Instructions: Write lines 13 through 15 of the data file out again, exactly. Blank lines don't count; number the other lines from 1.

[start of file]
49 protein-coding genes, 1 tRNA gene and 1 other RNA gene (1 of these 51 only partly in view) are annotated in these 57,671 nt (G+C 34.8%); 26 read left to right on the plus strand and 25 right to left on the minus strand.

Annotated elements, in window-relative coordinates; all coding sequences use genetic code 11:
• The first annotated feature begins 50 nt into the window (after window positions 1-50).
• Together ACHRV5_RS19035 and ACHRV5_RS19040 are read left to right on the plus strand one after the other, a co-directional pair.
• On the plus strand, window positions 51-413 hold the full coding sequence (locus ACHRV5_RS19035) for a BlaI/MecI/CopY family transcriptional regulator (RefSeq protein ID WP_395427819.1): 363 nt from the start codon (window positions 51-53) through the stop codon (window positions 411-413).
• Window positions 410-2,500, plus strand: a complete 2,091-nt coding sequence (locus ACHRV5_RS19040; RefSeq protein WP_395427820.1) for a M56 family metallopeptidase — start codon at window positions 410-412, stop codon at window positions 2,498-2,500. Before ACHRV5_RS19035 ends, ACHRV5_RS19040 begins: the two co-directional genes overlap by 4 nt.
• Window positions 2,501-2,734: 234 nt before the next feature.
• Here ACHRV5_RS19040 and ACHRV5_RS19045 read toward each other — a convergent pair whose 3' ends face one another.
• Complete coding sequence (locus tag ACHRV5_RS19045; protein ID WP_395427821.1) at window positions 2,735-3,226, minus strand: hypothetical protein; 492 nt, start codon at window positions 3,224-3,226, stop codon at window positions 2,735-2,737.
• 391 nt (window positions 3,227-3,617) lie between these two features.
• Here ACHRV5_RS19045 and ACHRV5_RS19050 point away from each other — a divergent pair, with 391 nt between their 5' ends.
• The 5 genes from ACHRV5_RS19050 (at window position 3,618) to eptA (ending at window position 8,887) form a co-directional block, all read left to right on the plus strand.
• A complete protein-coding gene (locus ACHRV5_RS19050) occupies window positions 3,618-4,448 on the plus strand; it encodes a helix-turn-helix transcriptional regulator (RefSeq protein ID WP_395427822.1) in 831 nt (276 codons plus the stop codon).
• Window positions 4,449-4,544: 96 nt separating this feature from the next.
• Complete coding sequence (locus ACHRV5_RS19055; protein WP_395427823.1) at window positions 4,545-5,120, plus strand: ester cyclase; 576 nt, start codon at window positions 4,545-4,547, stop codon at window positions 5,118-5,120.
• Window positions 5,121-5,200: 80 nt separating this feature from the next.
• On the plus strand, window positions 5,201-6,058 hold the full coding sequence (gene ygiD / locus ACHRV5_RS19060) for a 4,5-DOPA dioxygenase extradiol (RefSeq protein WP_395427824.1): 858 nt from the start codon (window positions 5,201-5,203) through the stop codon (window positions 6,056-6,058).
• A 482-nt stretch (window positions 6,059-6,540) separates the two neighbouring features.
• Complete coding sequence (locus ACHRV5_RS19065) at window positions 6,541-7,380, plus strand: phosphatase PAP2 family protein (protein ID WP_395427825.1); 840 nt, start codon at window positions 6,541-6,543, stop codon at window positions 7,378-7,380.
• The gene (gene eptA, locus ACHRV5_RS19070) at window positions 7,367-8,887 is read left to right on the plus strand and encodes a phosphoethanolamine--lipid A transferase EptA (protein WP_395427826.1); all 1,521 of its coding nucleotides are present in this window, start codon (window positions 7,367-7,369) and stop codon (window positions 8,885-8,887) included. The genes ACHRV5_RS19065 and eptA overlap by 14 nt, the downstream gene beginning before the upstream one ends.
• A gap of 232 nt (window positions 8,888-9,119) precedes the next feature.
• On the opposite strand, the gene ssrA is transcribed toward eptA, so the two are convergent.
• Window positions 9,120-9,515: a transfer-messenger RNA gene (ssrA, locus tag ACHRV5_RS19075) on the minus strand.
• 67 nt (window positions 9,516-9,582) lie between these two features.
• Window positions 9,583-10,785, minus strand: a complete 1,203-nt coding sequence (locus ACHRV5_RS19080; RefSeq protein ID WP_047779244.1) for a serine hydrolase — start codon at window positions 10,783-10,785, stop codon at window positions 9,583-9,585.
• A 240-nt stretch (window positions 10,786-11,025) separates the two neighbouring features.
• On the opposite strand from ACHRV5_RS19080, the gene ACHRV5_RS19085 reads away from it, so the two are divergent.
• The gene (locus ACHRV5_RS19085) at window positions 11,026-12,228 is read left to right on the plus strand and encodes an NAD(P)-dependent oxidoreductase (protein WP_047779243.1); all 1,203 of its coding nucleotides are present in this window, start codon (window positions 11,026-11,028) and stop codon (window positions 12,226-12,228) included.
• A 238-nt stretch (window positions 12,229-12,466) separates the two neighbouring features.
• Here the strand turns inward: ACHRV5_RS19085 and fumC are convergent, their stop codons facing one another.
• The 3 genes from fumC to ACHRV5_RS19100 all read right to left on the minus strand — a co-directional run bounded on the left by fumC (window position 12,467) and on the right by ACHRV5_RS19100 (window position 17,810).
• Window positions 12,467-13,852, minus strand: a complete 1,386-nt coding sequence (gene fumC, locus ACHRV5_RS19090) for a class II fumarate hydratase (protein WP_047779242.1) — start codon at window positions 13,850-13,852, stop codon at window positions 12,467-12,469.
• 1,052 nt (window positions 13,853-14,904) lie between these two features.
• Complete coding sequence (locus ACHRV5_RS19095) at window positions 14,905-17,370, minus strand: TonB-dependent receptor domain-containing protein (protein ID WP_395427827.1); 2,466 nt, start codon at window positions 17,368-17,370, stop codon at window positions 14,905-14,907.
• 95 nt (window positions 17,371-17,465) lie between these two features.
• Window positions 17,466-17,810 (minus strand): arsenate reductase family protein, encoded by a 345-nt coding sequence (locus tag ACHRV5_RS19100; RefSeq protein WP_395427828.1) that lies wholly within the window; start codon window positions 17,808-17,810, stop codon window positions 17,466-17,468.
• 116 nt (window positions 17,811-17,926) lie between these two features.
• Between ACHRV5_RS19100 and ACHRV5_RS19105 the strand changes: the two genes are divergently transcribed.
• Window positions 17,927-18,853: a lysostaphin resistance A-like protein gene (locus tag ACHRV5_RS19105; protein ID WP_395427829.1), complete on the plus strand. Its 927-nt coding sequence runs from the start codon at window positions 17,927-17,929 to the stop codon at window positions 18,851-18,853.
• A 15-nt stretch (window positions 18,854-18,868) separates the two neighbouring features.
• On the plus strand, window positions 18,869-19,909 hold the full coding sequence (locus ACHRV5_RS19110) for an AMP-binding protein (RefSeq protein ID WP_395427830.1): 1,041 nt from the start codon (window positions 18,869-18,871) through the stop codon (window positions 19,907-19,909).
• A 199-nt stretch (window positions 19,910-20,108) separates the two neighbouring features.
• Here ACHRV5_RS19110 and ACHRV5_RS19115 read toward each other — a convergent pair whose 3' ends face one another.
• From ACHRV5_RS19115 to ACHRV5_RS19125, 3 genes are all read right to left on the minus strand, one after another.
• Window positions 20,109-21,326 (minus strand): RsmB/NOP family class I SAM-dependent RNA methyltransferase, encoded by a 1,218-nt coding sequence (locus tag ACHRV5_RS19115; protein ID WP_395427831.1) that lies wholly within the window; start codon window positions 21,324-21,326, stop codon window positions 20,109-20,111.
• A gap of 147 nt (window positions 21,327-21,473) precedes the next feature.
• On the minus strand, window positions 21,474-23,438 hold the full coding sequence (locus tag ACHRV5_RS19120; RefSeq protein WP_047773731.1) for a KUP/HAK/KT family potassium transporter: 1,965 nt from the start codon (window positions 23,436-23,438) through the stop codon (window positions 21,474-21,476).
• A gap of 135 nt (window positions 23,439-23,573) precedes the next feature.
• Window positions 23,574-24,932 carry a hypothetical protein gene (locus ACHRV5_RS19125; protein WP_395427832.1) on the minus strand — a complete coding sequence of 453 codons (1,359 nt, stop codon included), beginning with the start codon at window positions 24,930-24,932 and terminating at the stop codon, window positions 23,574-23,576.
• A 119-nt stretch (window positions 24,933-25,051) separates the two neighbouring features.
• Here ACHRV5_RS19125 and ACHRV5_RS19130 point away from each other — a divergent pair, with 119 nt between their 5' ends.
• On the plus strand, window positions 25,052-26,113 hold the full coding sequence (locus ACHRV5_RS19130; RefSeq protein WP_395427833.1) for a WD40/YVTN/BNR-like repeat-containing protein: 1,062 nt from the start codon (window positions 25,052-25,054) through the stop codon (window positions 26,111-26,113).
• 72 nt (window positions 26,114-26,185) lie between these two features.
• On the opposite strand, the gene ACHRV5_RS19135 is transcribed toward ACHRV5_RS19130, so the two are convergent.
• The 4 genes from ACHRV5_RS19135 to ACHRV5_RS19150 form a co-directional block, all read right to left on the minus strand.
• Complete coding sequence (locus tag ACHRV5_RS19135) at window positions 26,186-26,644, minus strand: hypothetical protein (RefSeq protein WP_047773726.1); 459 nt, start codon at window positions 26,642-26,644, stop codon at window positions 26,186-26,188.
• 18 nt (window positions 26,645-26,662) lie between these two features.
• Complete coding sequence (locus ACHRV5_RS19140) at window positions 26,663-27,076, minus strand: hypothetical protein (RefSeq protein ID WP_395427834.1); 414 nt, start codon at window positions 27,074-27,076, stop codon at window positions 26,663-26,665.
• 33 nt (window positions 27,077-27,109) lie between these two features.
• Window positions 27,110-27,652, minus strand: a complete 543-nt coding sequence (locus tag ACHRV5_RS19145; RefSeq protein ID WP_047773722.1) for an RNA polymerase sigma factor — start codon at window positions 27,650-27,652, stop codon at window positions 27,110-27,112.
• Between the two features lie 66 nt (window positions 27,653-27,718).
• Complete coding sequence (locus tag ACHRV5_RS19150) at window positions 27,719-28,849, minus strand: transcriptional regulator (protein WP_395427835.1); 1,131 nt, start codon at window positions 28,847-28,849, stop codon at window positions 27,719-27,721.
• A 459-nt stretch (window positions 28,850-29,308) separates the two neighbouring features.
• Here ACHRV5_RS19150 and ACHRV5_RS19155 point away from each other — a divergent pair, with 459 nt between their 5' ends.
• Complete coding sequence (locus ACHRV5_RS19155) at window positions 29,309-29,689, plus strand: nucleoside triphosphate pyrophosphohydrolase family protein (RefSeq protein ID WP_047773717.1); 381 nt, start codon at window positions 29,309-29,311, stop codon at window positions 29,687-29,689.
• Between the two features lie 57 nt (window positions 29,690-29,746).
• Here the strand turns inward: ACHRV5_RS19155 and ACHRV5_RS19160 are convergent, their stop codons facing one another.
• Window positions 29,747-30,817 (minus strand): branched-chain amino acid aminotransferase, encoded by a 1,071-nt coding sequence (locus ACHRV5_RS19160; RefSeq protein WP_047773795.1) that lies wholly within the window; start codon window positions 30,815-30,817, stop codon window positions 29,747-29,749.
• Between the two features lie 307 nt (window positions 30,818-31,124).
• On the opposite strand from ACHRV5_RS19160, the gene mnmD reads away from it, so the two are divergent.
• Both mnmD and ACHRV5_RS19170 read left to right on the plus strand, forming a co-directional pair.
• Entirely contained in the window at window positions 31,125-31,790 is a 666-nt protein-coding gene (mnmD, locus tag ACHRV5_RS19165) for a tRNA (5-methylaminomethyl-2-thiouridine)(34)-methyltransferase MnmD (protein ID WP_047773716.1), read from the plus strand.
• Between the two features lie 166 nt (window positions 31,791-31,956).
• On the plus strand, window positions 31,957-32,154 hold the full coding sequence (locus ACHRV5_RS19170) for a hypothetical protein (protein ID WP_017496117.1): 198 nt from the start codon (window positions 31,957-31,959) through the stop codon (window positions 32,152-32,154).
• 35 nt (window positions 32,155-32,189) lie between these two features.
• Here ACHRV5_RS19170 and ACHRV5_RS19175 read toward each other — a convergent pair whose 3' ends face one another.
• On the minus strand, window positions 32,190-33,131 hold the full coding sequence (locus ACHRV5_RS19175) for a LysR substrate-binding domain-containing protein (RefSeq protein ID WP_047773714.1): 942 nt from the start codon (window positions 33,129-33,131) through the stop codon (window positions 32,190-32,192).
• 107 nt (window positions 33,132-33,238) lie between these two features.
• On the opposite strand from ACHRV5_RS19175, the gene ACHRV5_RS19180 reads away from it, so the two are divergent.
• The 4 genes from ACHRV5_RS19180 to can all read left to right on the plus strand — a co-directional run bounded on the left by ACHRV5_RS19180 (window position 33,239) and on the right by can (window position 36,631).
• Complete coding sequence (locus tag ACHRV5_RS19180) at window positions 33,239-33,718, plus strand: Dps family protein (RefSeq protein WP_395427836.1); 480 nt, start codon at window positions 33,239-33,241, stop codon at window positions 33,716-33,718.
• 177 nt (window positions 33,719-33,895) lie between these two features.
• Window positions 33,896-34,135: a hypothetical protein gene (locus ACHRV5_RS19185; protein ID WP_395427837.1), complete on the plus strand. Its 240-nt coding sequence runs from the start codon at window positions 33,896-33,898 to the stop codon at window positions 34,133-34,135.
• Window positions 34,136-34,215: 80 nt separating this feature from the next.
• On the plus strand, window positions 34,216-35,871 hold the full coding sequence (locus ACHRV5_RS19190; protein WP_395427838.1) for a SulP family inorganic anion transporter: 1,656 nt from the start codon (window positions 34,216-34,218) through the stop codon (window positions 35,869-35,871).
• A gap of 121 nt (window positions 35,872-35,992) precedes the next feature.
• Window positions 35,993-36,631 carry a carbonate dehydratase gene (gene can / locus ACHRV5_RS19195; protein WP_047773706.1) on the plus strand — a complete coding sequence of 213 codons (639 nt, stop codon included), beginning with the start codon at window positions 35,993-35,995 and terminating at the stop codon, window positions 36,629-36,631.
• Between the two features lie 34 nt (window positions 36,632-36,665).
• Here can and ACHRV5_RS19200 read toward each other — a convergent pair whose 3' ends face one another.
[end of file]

• A complete protein-coding gene (locus ACHRV5_RS19050) occupies window positions 3,618-4,448 on the plus strand; it encodes a helix-turn-helix transcriptional regulator (RefSeq protein ID WP_395427822.1) in 831 nt (276 codons plus the stop codon).
• Window positions 4,449-4,544: 96 nt separating this feature from the next.
• Complete coding sequence (locus ACHRV5_RS19055; protein WP_395427823.1) at window positions 4,545-5,120, plus strand: ester cyclase; 576 nt, start codon at window positions 4,545-4,547, stop codon at window positions 5,118-5,120.